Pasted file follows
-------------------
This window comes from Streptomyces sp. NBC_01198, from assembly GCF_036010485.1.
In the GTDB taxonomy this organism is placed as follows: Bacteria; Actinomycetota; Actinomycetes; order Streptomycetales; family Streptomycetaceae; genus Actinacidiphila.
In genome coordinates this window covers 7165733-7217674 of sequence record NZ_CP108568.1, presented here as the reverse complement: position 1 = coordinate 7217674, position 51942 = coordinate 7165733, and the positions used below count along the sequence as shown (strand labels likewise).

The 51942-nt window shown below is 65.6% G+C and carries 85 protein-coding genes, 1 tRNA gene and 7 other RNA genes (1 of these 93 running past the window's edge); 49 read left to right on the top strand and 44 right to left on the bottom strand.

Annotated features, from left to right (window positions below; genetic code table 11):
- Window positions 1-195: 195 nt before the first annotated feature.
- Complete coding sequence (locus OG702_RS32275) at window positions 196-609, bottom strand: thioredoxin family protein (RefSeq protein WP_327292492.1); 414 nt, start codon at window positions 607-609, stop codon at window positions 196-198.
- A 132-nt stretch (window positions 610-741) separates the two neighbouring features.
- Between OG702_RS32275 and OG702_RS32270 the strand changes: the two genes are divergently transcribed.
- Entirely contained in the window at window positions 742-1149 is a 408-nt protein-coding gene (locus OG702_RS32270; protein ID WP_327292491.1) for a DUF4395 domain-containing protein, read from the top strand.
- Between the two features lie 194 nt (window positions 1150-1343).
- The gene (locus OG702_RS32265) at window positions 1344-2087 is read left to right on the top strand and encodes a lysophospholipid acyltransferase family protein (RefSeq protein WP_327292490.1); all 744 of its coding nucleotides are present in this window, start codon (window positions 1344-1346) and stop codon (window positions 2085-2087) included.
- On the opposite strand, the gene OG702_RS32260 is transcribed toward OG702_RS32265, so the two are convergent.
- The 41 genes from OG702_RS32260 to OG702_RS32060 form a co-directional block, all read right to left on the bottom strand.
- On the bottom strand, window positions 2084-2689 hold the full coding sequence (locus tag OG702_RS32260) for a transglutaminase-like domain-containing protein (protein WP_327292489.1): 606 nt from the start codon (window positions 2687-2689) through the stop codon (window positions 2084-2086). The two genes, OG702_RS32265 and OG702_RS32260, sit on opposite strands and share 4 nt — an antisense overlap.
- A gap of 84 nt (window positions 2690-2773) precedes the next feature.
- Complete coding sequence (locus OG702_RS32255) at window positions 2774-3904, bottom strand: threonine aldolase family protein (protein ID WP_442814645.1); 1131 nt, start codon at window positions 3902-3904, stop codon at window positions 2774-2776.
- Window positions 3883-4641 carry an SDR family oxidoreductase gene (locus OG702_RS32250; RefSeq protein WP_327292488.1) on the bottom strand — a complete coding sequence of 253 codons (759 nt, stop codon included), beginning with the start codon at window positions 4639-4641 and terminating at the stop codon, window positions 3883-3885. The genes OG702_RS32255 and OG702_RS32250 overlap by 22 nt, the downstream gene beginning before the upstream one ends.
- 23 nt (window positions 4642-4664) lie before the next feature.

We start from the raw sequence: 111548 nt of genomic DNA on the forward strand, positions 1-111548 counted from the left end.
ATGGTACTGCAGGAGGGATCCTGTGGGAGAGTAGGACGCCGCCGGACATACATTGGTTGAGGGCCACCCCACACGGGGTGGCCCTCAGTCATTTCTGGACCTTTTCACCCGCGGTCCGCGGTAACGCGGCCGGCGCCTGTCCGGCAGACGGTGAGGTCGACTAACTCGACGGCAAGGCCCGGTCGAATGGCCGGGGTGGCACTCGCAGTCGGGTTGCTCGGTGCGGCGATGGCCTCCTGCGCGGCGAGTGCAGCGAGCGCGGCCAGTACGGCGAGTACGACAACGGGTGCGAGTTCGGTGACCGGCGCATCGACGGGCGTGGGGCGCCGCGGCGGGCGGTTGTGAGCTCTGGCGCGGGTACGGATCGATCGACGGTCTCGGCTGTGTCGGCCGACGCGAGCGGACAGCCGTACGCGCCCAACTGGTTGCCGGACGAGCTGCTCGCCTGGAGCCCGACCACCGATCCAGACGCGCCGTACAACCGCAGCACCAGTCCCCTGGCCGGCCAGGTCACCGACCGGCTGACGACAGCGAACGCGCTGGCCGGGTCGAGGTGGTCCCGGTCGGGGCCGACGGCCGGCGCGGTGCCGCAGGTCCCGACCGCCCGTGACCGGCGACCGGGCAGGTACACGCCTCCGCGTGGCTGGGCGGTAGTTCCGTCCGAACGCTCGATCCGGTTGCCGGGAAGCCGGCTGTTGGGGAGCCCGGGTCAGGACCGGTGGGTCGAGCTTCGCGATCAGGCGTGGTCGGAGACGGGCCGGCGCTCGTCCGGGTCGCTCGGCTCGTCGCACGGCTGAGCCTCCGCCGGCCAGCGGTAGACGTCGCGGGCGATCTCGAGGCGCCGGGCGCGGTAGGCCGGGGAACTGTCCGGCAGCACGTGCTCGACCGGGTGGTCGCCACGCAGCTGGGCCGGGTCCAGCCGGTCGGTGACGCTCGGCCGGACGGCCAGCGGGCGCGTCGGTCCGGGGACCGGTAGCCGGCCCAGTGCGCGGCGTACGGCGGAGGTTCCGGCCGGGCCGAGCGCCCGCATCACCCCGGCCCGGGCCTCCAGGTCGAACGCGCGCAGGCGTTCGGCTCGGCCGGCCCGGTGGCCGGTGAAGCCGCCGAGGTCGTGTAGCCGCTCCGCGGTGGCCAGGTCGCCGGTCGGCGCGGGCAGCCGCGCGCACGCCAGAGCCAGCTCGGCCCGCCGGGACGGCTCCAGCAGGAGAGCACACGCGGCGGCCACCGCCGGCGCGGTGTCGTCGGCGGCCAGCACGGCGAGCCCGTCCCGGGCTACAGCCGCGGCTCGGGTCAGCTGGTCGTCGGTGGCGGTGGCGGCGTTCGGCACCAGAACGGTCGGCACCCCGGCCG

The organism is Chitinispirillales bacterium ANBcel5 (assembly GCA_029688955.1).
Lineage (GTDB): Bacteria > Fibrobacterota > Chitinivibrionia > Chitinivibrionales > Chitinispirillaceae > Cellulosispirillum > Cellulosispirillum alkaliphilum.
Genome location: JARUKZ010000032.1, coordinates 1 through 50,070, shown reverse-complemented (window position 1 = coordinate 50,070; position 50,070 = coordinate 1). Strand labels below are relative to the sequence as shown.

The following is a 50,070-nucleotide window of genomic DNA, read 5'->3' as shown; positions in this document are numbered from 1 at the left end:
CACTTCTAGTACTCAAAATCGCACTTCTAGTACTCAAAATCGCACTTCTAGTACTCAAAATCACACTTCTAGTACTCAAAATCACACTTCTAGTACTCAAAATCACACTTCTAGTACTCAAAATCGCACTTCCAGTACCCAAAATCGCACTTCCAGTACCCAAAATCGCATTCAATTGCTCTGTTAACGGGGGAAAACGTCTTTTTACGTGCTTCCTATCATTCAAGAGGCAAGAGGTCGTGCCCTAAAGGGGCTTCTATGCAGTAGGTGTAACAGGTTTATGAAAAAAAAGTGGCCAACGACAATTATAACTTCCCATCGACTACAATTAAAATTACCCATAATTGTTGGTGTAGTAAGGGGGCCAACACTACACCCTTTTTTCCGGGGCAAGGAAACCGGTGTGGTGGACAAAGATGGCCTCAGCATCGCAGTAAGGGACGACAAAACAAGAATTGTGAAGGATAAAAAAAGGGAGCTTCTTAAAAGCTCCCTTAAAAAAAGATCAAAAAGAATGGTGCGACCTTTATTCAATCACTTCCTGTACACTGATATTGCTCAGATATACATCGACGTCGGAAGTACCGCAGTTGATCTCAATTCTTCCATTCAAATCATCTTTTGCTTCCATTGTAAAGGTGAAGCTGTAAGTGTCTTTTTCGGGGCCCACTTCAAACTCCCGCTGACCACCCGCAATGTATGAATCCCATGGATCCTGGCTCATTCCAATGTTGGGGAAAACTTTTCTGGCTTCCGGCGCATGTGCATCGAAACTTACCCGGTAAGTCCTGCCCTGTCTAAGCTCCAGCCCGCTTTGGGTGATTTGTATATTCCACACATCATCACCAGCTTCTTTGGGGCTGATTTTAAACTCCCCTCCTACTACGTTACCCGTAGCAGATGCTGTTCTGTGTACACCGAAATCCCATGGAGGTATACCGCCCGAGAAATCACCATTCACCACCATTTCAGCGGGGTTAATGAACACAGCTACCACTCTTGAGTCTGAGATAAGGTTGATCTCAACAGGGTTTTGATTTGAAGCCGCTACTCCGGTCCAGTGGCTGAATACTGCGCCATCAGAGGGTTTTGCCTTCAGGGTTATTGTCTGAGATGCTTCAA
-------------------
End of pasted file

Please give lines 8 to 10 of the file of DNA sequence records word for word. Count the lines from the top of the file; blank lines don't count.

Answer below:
- A 132-nt stretch (window positions 610-741) separates the two neighbouring features.
- Between OG702_RS32275 and OG702_RS32270 the strand changes: the two genes are divergently transcribed.
- Entirely contained in the window at window positions 742-1149 is a 408-nt protein-coding gene (locus OG702_RS32270; protein ID WP_327292491.1) for a DUF4395 domain-containing protein, read from the top strand.